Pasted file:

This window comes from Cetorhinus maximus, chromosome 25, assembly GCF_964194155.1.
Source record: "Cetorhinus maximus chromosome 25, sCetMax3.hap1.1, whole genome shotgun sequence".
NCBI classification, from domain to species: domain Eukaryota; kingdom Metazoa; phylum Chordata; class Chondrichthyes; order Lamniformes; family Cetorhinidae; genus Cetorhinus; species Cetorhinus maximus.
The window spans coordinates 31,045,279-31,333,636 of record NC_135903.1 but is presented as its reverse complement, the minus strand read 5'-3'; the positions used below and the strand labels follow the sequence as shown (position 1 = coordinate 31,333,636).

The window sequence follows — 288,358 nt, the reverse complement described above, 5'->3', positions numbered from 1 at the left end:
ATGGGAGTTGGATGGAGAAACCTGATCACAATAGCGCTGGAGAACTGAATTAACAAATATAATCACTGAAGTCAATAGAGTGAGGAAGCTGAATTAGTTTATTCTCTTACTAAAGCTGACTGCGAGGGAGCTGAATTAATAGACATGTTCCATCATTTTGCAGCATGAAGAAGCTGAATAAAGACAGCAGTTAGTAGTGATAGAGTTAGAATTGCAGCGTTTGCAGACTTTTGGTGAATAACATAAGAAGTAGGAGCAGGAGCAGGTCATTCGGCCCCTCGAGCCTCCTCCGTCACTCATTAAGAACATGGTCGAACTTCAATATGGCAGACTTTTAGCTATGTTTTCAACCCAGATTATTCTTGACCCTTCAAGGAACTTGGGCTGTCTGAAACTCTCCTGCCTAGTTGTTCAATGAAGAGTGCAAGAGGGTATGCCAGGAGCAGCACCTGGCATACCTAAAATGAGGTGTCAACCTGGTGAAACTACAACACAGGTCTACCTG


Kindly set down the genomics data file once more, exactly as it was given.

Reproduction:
This window comes from Cetorhinus maximus, chromosome 25, assembly GCF_964194155.1.
Source record: "Cetorhinus maximus chromosome 25, sCetMax3.hap1.1, whole genome shotgun sequence".
NCBI classification, from domain to species: domain Eukaryota; kingdom Metazoa; phylum Chordata; class Chondrichthyes; order Lamniformes; family Cetorhinidae; genus Cetorhinus; species Cetorhinus maximus.
The window spans coordinates 31,045,279-31,333,636 of record NC_135903.1 but is presented as its reverse complement, the minus strand read 5'-3'; the positions used below and the strand labels follow the sequence as shown (position 1 = coordinate 31,333,636).

The window sequence follows — 288,358 nt, the reverse complement described above, 5'->3', positions numbered from 1 at the left end:
ATGGGAGTTGGATGGAGAAACCTGATCACAATAGCGCTGGAGAACTGAATTAACAAATATAATCACTGAAGTCAATAGAGTGAGGAAGCTGAATTAGTTTATTCTCTTACTAAAGCTGACTGCGAGGGAGCTGAATTAATAGACATGTTCCATCATTTTGCAGCATGAAGAAGCTGAATAAAGACAGCAGTTAGTAGTGATAGAGTTAGAATTGCAGCGTTTGCAGACTTTTGGTGAATAACATAAGAAGTAGGAGCAGGAGCAGGTCATTCGGCCCCTCGAGCCTCCTCCGTCACTCATTAAGAACATGGTCGAACTTCAATATGGCAGACTTTTAGCTATGTTTTCAACCCAGATTATTCTTGACCCTTCAAGGAACTTGGGCTGTCTGAAACTCTCCTGCCTAGTTGTTCAATGAAGAGTGCAAGAGGGTATGCCAGGAGCAGCACCTGGCATACCTAAAATGAGGTGTCAACCTGGTGAAACTACAACACAGGTCTACCTG